- Fukumoto Y, Ikezoe T, Tateuchi H, Tsukagoshi R, Akiyama H, So K, Kuroda Y, Yoneyama T, Ichihashi N (2012a) Muscle mass and composition of the hip, thigh and abdominal muscles in women with and without hip osteoarthritis. Ultrasound Med Biol 38:1540–1545. doi: 10.1016/j.ultrasmedbio.2012.04.016 CrossRefPubMedGoogle Scholar
- Fukumoto Y, Ikezoe T, Yamada Y, Tsukagoshi R, Nakamura M, Mori N, Kimura M, Ichihashi N (2012b) Skeletal muscle quality assessed from echo intensity is associated with muscle strength of middle-aged and elderly persons. Eur J Appl Physiol 112:1519–1525. doi: 10.1007/s00421-011-2099-5 CrossRefPubMedGoogle Scholar
- Hirani V, Naganathan V, Blyth F, Le Couteur DG, Seibel MJ, Waite LM, Handelsman DJ, Cumming RG (2016) Longitudinal associations between body composition, sarcopenic obesity and outcomes of frailty, disability, institutionalisation and mortality in community-dwelling older men: the Concord Health and Ageing in Men Project. Age Ageing. doi: 10.1093/ageing/afw214 PubMedGoogle Scholar
- Pillen S, Tak RO, Zwarts MJ, Lammens MM, Verrijp KN, Arts IM, van der Laak JA, Hoogerbrugge PM, van Engelen BG, Verrips A (2009) Skeletal muscle ultrasound: correlation between fibrous tissue and echo intensity. Ultrasound Med Biol 35:443–446. doi: 10.1016/j.ultrasmedbio.2008.09.016 CrossRefPubMedGoogle Scholar
- Reid KF, Pasha E, Doros G, Clark DJ, Patten C, Phillips EM, Frontera WR, Fielding RA (2014) Longitudinal decline of lower extremity muscle power in healthy and mobility-limited older adults: influence of muscle mass, strength, composition, neuromuscular activation and single fiber contractile properties. Eur J Appl Physiol 114:29–39. doi: 10.1007/s00421-013-2728-2 CrossRefPubMedPubMedCentralGoogle Scholar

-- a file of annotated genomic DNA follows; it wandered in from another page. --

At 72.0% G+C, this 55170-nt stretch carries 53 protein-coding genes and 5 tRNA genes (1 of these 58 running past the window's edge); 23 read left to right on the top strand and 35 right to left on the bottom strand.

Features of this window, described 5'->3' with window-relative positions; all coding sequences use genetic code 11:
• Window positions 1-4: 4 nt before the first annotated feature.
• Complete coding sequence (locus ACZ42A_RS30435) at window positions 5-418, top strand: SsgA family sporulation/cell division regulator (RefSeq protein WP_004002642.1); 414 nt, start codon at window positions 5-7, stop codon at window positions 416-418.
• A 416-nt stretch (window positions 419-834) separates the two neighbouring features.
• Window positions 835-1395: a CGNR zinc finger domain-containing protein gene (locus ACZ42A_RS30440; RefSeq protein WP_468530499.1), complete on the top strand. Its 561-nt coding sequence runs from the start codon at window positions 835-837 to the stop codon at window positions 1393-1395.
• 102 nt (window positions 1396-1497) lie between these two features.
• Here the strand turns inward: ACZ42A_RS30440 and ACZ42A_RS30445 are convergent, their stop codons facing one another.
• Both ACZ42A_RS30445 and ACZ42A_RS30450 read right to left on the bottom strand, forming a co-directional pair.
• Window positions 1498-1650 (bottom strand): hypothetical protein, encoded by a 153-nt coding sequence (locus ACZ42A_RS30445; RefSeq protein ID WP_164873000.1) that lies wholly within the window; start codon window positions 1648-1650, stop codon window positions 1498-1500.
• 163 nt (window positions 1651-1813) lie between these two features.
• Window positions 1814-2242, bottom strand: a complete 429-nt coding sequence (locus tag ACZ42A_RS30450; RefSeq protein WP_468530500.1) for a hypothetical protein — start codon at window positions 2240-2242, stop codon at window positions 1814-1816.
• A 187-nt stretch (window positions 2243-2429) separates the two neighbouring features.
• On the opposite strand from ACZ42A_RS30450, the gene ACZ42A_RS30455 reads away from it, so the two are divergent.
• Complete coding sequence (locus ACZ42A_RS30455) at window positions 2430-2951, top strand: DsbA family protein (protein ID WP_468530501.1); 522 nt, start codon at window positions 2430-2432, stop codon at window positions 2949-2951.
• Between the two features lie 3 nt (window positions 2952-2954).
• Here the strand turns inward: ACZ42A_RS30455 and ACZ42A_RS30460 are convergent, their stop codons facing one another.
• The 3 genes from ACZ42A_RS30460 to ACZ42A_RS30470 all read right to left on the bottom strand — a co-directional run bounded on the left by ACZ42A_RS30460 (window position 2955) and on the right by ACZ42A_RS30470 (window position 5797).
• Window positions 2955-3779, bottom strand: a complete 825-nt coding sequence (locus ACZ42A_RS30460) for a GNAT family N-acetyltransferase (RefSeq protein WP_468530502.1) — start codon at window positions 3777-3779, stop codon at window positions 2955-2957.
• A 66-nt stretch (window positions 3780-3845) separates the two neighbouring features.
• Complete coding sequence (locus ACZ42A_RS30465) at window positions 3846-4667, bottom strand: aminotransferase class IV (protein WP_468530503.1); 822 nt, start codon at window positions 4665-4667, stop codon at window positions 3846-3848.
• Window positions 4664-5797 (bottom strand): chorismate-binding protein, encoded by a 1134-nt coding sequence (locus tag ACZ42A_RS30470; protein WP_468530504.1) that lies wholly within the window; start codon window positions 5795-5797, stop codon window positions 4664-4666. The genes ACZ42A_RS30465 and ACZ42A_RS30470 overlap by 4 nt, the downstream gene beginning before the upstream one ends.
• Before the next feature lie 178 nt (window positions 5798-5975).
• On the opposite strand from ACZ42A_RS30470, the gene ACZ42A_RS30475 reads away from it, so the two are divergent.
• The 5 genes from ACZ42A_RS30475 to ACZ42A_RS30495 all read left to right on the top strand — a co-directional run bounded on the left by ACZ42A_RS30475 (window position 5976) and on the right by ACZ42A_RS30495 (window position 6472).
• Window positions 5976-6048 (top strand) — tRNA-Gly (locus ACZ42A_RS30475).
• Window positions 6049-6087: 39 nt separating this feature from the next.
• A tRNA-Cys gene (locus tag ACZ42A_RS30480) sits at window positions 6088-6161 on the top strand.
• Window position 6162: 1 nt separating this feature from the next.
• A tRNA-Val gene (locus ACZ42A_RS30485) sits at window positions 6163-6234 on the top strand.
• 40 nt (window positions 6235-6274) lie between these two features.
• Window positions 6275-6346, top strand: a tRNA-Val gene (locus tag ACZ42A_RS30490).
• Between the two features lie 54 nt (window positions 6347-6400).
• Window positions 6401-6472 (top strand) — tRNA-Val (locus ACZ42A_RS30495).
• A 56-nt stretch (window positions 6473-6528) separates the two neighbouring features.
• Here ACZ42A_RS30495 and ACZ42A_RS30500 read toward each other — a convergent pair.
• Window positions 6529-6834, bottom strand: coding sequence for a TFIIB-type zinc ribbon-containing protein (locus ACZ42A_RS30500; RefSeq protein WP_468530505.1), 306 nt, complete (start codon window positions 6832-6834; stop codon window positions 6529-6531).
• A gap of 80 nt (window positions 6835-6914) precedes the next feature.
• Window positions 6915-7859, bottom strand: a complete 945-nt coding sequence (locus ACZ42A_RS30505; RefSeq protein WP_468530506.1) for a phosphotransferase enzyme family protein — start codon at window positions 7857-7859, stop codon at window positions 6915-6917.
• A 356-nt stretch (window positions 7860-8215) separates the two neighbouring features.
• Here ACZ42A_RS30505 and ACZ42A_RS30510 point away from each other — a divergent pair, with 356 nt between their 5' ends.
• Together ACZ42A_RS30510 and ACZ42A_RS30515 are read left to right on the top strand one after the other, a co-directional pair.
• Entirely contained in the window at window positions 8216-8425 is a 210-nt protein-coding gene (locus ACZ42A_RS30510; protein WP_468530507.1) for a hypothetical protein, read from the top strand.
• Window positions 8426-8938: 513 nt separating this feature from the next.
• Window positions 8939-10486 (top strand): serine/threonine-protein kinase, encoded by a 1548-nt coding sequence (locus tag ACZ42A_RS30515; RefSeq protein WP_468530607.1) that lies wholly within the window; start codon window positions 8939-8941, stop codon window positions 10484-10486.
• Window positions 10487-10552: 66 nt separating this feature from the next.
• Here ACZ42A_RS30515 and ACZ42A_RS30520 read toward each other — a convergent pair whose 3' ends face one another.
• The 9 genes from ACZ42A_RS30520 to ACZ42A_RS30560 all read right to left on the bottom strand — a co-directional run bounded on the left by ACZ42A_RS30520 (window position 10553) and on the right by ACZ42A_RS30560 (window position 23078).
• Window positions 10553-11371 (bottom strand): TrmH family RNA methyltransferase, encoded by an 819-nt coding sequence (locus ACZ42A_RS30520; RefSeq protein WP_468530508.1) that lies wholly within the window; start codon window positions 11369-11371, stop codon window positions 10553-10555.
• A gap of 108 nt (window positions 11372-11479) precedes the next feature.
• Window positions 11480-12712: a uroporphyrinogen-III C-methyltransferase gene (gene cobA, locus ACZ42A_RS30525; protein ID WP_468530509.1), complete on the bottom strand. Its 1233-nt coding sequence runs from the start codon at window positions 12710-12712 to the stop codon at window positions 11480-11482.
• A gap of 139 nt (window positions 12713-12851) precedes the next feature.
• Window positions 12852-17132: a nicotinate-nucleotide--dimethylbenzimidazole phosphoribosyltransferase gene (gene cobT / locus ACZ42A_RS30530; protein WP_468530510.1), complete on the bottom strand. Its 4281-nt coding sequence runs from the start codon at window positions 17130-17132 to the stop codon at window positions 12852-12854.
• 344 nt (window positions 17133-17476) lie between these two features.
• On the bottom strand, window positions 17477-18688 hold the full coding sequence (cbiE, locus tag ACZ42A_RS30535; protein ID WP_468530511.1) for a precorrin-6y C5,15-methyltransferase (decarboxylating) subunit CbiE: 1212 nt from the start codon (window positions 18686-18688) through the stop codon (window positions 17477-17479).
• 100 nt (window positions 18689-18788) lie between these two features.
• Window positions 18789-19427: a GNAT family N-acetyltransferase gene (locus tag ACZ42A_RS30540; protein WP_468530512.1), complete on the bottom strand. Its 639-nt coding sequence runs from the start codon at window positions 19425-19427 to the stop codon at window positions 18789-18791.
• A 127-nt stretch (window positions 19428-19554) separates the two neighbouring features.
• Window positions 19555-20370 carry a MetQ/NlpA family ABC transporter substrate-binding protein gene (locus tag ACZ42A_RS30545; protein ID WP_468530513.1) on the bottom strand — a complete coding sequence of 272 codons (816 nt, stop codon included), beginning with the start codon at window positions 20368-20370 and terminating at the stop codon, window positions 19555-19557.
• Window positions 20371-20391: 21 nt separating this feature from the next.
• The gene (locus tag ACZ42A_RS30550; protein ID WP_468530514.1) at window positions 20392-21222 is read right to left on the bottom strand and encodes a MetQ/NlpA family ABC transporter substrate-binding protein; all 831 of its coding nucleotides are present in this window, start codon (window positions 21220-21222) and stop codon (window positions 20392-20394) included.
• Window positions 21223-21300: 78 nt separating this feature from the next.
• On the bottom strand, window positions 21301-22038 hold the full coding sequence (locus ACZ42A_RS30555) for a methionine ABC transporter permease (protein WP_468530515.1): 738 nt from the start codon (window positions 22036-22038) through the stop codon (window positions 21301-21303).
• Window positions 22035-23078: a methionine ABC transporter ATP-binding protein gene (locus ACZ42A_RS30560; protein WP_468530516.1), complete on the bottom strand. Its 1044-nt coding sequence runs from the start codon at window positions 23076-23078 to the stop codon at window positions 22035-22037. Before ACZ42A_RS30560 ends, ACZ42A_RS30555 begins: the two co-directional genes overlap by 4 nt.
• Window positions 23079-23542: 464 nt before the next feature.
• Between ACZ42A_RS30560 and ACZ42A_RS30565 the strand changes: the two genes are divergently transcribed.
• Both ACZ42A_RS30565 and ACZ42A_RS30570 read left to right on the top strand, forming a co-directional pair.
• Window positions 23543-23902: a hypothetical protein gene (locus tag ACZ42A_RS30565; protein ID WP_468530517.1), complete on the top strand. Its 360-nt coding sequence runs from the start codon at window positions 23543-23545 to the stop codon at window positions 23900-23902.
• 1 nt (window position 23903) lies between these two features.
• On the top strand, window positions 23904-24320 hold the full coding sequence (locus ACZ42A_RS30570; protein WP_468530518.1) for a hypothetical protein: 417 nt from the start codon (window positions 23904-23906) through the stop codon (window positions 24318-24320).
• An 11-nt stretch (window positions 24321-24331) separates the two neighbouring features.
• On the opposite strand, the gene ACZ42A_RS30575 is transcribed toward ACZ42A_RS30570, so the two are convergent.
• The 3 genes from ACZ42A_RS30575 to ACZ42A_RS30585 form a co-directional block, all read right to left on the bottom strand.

- Rice J, Keogh JWL (2009) Power training: can it improve functional performance in older adults? A systematic review. Int J Exerc Sci 2:131–151Google Scholar
- Yamada Y, Watanabe Y, Ikenaga M, Yokoyama K, Yoshida T, Morimoto T, Kimura M (2013) Comparison of single- or multifrequency bioelectrical impedance analysis and spectroscopy for assessment of appendicular skeletal muscle in the elderly. J Appl Physiol 115:812–818. doi: 10.1152/japplphysiol.00010.2013 CrossRefPubMedGoogle Scholar
- Yamada Y, Buehring B, Krueger D, Anderson R, Schoeller D, Binkley N (2016a) Electrical properties assessed by segmental bioelectrical impedance spectroscopy as biomarkers of age-related loss of skeletal muscle quantity and quality. J Gerontol A Biol Sci Med Sci. doi: 10.1093/gerona/glw125 Google Scholar
- Yamada Y, Yoshida T, Yokoyama K, Watanabe Y, Miyake M, Yamagata E, Yamada M, Kimura M, Kyoto-Kameoka S (2016b) The extracellular to intracellular water ratio in upper legs is negatively associated with skeletal muscle strength and gait speed in older people. J Gerontol A Biol Sci Med Sci. doi: 10.1093/gerona/glw125 Google Scholar
- Yoshimura N, Muraki S, Oka H, Mabuchi A, En-Yo Y, Yoshida M, Saika A, Yoshida H, Suzuki T, Yamamoto S, Ishibashi H, Kawaguchi H, Nakamura K, Akune T (2009) Prevalence of knee osteoarthritis, lumbar spondylosis, and osteoporosis in Japanese men and women: the research on osteoarthritis/osteoporosis against disability study. J Bone Miner Metab 27:620–628. doi: 10.1007/s00774-009-0080-8 CrossRefPubMedGoogle Scholar